Shannon Watts, founder of One Million Moms for Gun Control, talks with Bloomberg’s Pimm Fox and Megan Hughes about gun control. They speak on Bloomberg Television’s “Taking Stock.” (Source: Bloomberg)
Sen. Dianne Feinstein, D-California, on Thursday introduced a bill that would ban the sale, transfer, manufacturing and importation of 100 specialty firearms along with certain semiautomatic weapons. It would also outlaw the sale, importation and manufacture of ammunition magazines that accept more than 10 rounds.
Proposed Assault Weapons Ban of 2013
Mass shootings in Newtown, Aurora, and Tucson have demonstrated all too clearly the need to regulate military-style assault weapons and high capacity ammunition magazines. These weapons allow a gunman to fire a large number of rounds quickly and without having to reload.
The legislation bans the sale, transfer, manufacturing and importation of:
All semiautomatic rifles that can accept a detachable magazine and have at least one military feature: pistol grip; forward grip; folding, telescoping, or detachable stock; grenade launcher or rocket launcher; barrel shroud; or threaded barrel.
All semiautomatic pistols that can accept a detachable magazine and have at least one military feature: threaded barrel; second pistol grip; barrel shroud; capacity to accept a detachable magazine at some location outside of the pistol grip; or semiautomatic version of an automatic firearm.
All semiautomatic rifles and handguns that have a fixed magazine with the capacity to accept more than 10 rounds.
All semiautomatic shotguns that have a folding, telescoping, or detachable stock; pistol grip; fixed magazine with the capacity to accept more than 5 rounds; ability to accept a detachable magazine; forward grip; grenade launcher or rocket launcher; or shotgun with a revolving cylinder.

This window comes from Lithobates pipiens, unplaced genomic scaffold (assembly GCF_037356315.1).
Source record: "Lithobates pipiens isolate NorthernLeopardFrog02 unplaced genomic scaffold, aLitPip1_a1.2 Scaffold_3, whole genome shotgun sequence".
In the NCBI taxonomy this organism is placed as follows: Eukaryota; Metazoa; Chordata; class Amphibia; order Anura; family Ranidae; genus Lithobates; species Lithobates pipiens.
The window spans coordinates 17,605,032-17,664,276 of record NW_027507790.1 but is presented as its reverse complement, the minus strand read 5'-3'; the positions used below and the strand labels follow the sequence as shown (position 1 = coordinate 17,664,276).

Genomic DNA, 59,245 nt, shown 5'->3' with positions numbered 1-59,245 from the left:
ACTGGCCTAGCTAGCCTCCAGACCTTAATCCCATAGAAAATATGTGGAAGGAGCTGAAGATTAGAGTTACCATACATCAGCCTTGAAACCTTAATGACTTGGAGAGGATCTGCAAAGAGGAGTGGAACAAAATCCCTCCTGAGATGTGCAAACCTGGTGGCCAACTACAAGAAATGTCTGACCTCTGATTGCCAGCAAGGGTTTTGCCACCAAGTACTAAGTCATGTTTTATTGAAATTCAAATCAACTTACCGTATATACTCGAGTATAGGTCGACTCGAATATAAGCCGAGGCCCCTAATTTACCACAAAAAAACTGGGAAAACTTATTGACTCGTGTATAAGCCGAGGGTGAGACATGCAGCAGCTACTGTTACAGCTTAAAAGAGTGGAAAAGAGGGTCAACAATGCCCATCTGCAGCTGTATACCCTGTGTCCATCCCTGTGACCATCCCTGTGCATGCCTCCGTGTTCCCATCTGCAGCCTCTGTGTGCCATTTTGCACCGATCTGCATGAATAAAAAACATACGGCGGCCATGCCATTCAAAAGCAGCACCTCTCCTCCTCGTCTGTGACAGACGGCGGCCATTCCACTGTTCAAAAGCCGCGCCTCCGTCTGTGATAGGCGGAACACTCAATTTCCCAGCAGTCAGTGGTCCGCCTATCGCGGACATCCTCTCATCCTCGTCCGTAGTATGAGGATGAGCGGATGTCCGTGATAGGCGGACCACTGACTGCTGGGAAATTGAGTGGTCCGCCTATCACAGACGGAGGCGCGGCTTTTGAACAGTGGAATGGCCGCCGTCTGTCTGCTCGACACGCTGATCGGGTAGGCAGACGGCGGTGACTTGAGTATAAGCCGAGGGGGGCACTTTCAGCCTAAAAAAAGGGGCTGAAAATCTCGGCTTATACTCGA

All ammunition feeding devices (magazines, strips, and drums) capable of accepting more than 10 rounds.
157 specifically-named firearms (listed at the end of this document).
The legislation excludes the following weapons from the bill:
Any weapon that is lawfully possessed at the date of the bill’s enactment;
Any firearm manually operated by a bolt, pump, lever or slide action;
Assault weapons used by military, law enforcement, and retired law enforcement; and
The legislation protects hunting and sporting firearms:
The bill excludes 2,258 legitimate hunting and sporting rifles and shotguns by specific make and model.
The legislation strengthens the 1994 Assault Weapons Ban and state bans by:
Moving from a 2-characteristic test to a 1-characteristic test.
o The bill also makes the ban harder to evade by eliminating the easy-to-remove bayonet mounts and flash suppressors from the characteristics test.
Banning dangerous aftermarket modifications and workarounds.
o Bump or slide fire stocks, which are modified stocks that enable semi-automatic weapons to fire at rates similar to fully automatic machine guns.
o So-called “bullet buttons” that allow the rapid replacement of ammunition magazines, frequently used as a workaround to prohibitions on detachable magazines.
o Thumbhole stocks, a type of stock that was created as a workaround to avoid prohibitions on pistol grips.
Adding a ban on the importation of assault weapons and large-capacity magazines.
Eliminating the 10-year sunset that allowed the original federal ban to expire.
The legislation addresses the millions of assault weapons and large-capacity magazines currently in existence by:
Requiring a background check on all sales or transfers of a grandfathered assault weapon.
o This background check can be run through the FBI or, if a state chooses, initiated with a state agency, as with the existing background check system.
Prohibiting the sale or transfer of large-capacity ammunition feeding devices lawfully possessed on the date of enactment of the bill.
Allowing states and localities to use federal Byrne JAG grant funds to conduct a voluntary buy-back program for grandfathered assault weapons and large-capacity ammunition feeding devices.
Imposing a safe storage requirement for grandfathered firearms, to keep them away from prohibited persons.
Requiring that assault weapons and large-capacity ammunition feeding devices manufactured after the date of the bill’s enactment be engraved with the serial number and date of manufacture of the weapon
Assault Weapon Bans Have Been Proven to Be Effective
The 1994 Assault Weapons Ban was effective at reducing crime and getting these military-style weapons off our streets. Since the ban expired, more than 350 people have been killed and more than 450 injured by these weapons.
A Justice Department study of the assault weapons ban found that it was responsible for a 6.7% decrease in total gun murders, holding all other factors equal.